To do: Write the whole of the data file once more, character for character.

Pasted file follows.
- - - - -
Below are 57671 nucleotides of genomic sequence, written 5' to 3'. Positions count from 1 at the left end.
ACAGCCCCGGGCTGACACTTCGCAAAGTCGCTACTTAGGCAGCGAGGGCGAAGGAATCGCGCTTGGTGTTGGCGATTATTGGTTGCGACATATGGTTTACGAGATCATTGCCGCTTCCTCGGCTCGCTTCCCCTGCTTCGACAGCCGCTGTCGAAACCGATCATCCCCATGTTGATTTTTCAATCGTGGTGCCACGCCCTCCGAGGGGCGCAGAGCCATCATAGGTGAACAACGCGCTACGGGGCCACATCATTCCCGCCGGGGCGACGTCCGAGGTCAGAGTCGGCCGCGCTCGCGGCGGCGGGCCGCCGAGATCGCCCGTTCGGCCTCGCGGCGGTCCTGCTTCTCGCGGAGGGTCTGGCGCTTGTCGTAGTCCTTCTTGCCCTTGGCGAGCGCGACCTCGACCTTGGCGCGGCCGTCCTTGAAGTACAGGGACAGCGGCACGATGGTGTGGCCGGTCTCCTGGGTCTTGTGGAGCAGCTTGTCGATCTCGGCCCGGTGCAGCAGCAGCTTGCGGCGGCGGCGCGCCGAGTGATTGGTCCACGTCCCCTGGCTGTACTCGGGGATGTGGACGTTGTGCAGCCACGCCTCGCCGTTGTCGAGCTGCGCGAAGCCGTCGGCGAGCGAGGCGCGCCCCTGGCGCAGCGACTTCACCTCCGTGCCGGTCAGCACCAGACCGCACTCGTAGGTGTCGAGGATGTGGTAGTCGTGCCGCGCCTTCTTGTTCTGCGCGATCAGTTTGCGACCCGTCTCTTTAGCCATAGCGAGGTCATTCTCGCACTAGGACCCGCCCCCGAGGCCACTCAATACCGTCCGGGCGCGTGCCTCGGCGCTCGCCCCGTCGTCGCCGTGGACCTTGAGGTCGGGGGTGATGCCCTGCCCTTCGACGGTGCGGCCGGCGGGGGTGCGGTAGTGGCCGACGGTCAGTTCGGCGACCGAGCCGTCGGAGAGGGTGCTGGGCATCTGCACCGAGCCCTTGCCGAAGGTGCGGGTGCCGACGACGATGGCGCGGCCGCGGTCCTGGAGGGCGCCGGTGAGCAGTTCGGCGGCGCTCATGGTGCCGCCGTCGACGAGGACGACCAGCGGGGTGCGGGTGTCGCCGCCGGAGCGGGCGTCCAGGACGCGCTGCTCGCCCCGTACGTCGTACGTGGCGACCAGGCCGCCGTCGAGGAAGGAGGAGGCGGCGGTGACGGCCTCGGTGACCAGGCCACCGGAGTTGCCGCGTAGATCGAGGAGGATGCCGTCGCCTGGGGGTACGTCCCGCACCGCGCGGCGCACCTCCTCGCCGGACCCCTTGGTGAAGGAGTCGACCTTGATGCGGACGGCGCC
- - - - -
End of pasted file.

Below are 57671 nucleotides of genomic sequence, written 5' to 3'. Positions count from 1 at the left end.
ACAGCCCCGGGCTGACACTTCGCAAAGTCGCTACTTAGGCAGCGAGGGCGAAGGAATCGCGCTTGGTGTTGGCGATTATTGGTTGCGACATATGGTTTACGAGATCATTGCCGCTTCCTCGGCTCGCTTCCCCTGCTTCGACAGCCGCTGTCGAAACCGATCATCCCCATGTTGATTTTTCAATCGTGGTGCCACGCCCTCCGAGGGGCGCAGAGCCATCATAGGTGAACAACGCGCTACGGGGCCACATCATTCCCGCCGGGGCGACGTCCGAGGTCAGAGTCGGCCGCGCTCGCGGCGGCGGGCCGCCGAGATCGCCCGTTCGGCCTCGCGGCGGTCCTGCTTCTCGCGGAGGGTCTGGCGCTTGTCGTAGTCCTTCTTGCCCTTGGCGAGCGCGACCTCGACCTTGGCGCGGCCGTCCTTGAAGTACAGGGACAGCGGCACGATGGTGTGGCCGGTCTCCTGGGTCTTGTGGAGCAGCTTGTCGATCTCGGCCCGGTGCAGCAGCAGCTTGCGGCGGCGGCGCGCCGAGTGATTGGTCCACGTCCCCTGGCTGTACTCGGGGATGTGGACGTTGTGCAGCCACGCCTCGCCGTTGTCGAGCTGCGCGAAGCCGTCGGCGAGCGAGGCGCGCCCCTGGCGCAGCGACTTCACCTCCGTGCCGGTCAGCACCAGACCGCACTCGTAGGTGTCGAGGATGTGGTAGTCGTGCCGCGCCTTCTTGTTCTGCGCGATCAGTTTGCGACCCGTCTCTTTAGCCATAGCGAGGTCATTCTCGCACTAGGACCCGCCCCCGAGGCCACTCAATACCGTCCGGGCGCGTGCCTCGGCGCTCGCCCCGTCGTCGCCGTGGACCTTGAGGTCGGGGGTGATGCCCTGCCCTTCGACGGTGCGGCCGGCGGGGGTGCGGTAGTGGCCGACGGTCAGTTCGGCGACCGAGCCGTCGGAGAGGGTGCTGGGCATCTGCACCGAGCCCTTGCCGAAGGTGCGGGTGCCGACGACGATGGCGCGGCCGCGGTCCTGGAGGGCGCCGGTGAGCAGTTCGGCGGCGCTCATGGTGCCGCCGTCGACGAGGACGACCAGCGGGGTGCGGGTGTCGCCGCCGGAGCGGGCGTCCAGGACGCGCTGCTCGCCCCGTACGTCGTACGTGGCGACCAGGCCGCCGTCGAGGAAGGAGGAGGCGGCGGTGACGGCCTCGGTGACCAGGCCACCGGAGTTGCCGCGTAGATCGAGGAGGATGCCGTCGCCTGGGGGTACGTCCCGCACCGCGCGGCGCACCTCCTCGCCGGACCCCTTGGTGAAGGAGTCGACCTTGATGCGGACGGCGCC